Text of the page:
Planners remain resilient to changing landscape

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The financial advice industry remains resilient to the many challenges facing it, despite more compliance and regulatory requirements on the horizon. 

This was one of the key findings from the Investment Trends 2019 Licensee Satisfaction Report, which shows that only 11 per cent of planners say they intend to leave the industry if the full recommendations of the Royal Commission are implemented, while 7 per cent say they will cease providing advice when FASEA’s education requirements come into effect in 2024. 

As planners adjust to this new regulatory regime, the affordability of advice is also a growing concern. Significantly, more say they are facing obstacles in providing affordable advice (43 per cent, up from 33 per cent in 2018) and reducing the cost of advice (39 per cent, up from 27 per cent).

“While heightened regulation will add time and cost pressures to their business, the vast majority of financial planners have no plans for leaving the industry,” said Recep Peker, Research Director at Investment Trends. “However, planners recognise the need to evolve their business not only to satisfy regulatory standards, but also to meet the demands of shifting consumer preferences and an uncertain investing climate.”

When asked how the Royal Commission will impact their planning practice, 69 per cent of planners intend to accelerate their adoption of technology to better serve their clients. 

“By using technology more effectively, planners believe they can enrich their client engagement capabilities, helping them better demonstrate value to existing clients and to expand their pool of potential clients,” Peker said.


The trend towards self-licensing is also increasing rapidly, with 24 per cent of planners now saying they either operate their own AFSL or belong to a self-licensed boutique (up from 15 per cent five years ago). In the next 12 months, a further 10 per cent say they intend to take the same route. 

“More planners are moving away from the traditional licensee model, believing they can deliver better outcomes for the end-client by taking full control of their operating environment, value proposition and product set,” Peker said.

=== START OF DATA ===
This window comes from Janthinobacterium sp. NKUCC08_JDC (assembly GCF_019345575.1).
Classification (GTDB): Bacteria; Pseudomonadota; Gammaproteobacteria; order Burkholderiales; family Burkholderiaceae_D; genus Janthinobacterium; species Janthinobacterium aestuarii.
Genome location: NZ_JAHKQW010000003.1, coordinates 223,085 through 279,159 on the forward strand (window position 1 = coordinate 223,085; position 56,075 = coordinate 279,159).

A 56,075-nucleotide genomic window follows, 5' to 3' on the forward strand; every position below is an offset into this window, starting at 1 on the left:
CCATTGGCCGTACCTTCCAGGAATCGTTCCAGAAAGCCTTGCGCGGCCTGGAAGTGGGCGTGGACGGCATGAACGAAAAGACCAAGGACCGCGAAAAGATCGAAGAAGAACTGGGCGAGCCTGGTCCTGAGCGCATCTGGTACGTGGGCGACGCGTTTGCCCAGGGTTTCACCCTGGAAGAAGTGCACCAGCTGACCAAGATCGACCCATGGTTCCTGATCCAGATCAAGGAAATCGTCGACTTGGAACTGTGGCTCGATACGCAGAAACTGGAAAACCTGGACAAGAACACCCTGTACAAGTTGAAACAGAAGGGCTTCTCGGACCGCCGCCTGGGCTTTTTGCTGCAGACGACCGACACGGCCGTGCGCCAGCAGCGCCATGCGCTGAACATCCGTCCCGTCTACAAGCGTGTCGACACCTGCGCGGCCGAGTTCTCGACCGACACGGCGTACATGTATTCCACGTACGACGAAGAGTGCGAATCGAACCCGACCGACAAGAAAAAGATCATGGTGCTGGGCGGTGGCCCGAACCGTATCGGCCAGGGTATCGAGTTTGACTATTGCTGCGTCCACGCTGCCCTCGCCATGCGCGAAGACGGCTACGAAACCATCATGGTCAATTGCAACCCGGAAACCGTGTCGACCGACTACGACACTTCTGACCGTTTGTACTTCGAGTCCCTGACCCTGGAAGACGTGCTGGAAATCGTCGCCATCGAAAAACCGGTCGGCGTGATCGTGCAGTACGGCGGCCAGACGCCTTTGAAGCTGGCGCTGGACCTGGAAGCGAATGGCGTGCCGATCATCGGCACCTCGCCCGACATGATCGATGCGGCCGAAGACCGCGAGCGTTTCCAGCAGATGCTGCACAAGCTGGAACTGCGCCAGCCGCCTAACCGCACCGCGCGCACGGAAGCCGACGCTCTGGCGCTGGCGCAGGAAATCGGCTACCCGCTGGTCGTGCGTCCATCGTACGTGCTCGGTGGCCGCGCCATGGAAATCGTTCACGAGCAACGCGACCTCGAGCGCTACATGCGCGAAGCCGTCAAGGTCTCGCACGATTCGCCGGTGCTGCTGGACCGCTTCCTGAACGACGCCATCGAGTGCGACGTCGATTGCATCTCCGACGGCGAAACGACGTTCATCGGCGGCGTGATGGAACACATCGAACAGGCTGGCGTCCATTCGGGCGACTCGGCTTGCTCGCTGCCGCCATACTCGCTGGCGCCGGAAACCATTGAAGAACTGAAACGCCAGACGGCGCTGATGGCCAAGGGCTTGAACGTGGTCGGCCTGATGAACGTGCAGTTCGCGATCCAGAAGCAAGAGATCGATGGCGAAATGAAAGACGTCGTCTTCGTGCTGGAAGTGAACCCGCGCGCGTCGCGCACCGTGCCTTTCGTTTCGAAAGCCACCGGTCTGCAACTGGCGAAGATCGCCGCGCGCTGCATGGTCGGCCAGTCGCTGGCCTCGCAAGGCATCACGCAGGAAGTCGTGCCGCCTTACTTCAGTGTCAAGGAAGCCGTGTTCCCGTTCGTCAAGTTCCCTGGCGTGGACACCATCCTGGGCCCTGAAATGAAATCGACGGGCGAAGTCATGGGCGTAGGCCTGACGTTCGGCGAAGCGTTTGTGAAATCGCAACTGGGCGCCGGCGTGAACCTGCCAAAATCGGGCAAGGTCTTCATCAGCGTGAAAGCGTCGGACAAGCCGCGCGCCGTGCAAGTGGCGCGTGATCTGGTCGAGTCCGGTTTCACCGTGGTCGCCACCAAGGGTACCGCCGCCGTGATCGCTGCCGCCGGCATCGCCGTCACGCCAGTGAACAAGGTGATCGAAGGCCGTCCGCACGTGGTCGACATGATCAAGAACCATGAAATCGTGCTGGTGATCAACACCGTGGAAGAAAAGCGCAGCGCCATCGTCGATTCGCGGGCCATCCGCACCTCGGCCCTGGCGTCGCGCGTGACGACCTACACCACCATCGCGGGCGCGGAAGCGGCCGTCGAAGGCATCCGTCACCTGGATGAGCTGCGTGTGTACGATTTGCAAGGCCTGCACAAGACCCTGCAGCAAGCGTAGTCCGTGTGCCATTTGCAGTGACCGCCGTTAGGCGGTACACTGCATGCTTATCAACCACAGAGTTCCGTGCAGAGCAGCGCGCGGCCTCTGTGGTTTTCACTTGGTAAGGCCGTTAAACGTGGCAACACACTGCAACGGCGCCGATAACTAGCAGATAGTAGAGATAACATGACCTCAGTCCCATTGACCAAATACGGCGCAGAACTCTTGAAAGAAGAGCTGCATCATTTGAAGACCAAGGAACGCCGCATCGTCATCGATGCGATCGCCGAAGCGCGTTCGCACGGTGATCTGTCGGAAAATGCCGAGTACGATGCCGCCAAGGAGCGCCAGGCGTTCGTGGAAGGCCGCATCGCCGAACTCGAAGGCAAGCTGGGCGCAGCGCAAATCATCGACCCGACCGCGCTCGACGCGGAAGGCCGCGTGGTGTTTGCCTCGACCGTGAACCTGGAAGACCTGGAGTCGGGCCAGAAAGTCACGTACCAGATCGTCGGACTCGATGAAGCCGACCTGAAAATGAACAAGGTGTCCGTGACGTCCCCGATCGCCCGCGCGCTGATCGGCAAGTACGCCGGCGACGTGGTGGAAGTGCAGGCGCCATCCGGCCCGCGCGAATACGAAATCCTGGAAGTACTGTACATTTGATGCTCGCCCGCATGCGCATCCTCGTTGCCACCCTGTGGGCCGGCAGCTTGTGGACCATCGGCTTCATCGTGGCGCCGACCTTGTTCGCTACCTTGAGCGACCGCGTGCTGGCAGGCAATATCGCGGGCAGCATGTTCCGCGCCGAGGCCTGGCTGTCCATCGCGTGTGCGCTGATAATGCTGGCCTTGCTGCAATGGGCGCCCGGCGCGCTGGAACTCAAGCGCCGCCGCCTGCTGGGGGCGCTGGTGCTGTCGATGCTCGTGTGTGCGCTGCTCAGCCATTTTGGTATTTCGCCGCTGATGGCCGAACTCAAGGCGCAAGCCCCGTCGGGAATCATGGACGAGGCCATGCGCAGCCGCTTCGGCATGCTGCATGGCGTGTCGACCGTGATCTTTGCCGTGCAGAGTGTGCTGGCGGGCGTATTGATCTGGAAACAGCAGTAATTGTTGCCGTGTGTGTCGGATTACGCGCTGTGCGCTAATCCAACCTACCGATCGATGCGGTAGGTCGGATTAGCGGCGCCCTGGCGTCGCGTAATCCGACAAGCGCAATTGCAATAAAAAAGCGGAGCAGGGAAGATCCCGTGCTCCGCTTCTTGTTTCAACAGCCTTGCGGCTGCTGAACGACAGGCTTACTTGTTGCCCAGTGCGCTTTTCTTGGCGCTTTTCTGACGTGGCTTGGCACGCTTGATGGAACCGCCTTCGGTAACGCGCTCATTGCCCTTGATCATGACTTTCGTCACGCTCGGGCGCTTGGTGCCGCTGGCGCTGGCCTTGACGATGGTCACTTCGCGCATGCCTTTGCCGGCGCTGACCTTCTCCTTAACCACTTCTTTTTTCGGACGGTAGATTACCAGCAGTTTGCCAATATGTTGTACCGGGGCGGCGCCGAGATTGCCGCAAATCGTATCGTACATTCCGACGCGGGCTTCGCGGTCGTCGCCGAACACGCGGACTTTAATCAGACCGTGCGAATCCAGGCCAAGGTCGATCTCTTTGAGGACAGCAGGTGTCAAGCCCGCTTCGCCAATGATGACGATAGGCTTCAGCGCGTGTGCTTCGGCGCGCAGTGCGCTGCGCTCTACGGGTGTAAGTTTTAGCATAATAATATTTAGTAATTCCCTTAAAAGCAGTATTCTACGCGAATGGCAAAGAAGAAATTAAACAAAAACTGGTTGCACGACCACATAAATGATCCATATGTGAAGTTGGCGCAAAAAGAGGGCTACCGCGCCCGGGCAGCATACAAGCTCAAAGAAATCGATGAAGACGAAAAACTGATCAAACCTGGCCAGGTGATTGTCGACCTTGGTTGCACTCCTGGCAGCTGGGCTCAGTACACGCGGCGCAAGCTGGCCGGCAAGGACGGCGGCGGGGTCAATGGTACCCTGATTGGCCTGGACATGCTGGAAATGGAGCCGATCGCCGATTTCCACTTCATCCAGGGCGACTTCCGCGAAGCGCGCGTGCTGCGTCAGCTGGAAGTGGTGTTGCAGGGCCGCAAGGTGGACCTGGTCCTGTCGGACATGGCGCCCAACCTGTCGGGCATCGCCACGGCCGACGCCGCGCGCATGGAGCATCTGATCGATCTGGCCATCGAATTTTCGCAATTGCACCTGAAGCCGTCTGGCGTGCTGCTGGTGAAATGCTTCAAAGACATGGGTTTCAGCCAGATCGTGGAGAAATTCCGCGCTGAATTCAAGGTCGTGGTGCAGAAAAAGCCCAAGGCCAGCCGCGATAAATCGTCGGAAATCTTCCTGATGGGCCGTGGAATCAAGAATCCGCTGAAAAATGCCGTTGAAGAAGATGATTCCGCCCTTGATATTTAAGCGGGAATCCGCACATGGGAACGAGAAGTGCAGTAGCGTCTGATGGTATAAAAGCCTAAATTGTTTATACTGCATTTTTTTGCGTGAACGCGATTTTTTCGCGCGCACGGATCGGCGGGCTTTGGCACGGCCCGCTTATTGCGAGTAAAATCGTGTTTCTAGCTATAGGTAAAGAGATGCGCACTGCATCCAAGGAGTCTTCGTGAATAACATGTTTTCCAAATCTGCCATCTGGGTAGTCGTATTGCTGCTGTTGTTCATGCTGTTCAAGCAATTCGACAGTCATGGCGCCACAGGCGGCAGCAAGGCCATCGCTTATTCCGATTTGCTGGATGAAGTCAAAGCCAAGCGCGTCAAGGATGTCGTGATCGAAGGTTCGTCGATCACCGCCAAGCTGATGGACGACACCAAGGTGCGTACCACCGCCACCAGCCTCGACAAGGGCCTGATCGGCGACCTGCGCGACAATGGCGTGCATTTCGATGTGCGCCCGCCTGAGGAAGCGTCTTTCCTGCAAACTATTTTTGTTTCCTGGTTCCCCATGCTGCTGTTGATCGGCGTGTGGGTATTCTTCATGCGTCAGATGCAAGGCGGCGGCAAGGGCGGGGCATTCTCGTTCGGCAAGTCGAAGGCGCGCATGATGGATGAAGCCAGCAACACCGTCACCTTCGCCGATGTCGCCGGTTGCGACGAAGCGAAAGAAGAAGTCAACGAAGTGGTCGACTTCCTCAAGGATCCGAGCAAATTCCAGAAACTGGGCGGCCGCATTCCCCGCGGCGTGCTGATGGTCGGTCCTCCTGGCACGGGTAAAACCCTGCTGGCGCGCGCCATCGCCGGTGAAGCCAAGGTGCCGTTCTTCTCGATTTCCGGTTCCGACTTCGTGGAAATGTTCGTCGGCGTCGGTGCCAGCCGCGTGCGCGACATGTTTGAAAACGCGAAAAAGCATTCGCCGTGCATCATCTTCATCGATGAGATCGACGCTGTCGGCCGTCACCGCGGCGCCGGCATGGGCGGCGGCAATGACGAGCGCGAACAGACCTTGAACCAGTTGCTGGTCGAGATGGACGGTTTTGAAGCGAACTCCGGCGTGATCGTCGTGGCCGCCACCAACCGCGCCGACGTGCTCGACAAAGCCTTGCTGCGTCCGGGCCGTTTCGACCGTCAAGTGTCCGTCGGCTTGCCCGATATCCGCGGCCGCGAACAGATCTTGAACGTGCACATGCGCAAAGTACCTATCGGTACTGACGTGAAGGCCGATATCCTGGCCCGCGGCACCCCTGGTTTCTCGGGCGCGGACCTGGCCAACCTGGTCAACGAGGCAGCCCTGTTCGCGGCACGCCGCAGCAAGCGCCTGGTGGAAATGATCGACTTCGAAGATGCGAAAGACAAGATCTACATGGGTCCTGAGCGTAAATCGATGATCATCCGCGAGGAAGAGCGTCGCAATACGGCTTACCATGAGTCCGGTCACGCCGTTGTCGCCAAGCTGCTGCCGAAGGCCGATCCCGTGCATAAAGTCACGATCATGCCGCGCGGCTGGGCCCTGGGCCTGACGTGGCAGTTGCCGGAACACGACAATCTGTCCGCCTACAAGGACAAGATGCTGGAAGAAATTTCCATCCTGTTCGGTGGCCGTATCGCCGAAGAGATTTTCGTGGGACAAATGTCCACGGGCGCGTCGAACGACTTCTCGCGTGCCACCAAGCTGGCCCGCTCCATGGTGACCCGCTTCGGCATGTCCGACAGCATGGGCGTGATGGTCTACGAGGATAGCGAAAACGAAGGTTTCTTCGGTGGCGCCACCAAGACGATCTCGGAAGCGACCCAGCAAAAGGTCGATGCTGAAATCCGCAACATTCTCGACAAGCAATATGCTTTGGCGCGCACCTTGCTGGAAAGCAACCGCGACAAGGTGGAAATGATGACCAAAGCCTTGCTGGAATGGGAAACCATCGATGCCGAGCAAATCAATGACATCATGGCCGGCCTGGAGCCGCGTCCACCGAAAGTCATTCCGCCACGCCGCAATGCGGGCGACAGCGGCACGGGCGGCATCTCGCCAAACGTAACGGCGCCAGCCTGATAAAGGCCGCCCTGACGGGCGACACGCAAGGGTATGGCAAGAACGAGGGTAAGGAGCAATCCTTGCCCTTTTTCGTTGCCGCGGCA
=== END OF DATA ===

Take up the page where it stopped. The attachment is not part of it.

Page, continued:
While self-licensing provides planners with greater autonomy, it also comes with greater responsibility that often requires a more hands-on approach. This highlights why the vast majority of self-licensed planners (85 per cent) rely on external support to operate their advice business, particularly for compliance/audits, professional development and research. 

“As more planners consider self-licensing, we expect to see growing interest and utilisation of solutions that can satisfy their wide-ranging needs. At present, there is already widespread awareness of solutions such as BT Open, Centrepoint Alliance and IOOF Alliances, as planners weigh up their self-licensing options,” Peker said. 

Dealer group model

However, despite the attraction of self-licensing, most planners indicated they will continue to rely on the dealer group model, with over half (55 per cent) intending to remain with their existing dealer group. A further 10 per cent intend to switch to another dealer group within the next 12 months. 

“Dealer groups remain the backbone of the financial planning industry, and many planners believe that the support, guidance and services provided by their dealer group outweigh the self-licensed model,” said Peker.

“Still, dealer groups can do more to support their network of financial planners. Among those who are part of a dealer group, nine in 10 (91 per cent) seek further assistance from their dealer group – from support with improving back-office efficiency to ongoing client engagement.” 

Peker added that ongoing client engagement should be a top priority for planners, as the Investment Trends research shows that those who currently invest more to develop their digital client engagement capabilities, are also the industry’s most successful by revenue, profitability and client growth.

“These successful planners are reaping immediate and tangible benefits of placing their clients at the centre of their business, highlighting the need for greater collaboration between planners and their dealer group to deliver better outcomes for the end-client,” Peter said.

The Investment Trends 2019 Licensee Satisfaction Report is based on an in-depth study of 1,030 financial planners concluded in May 2019.

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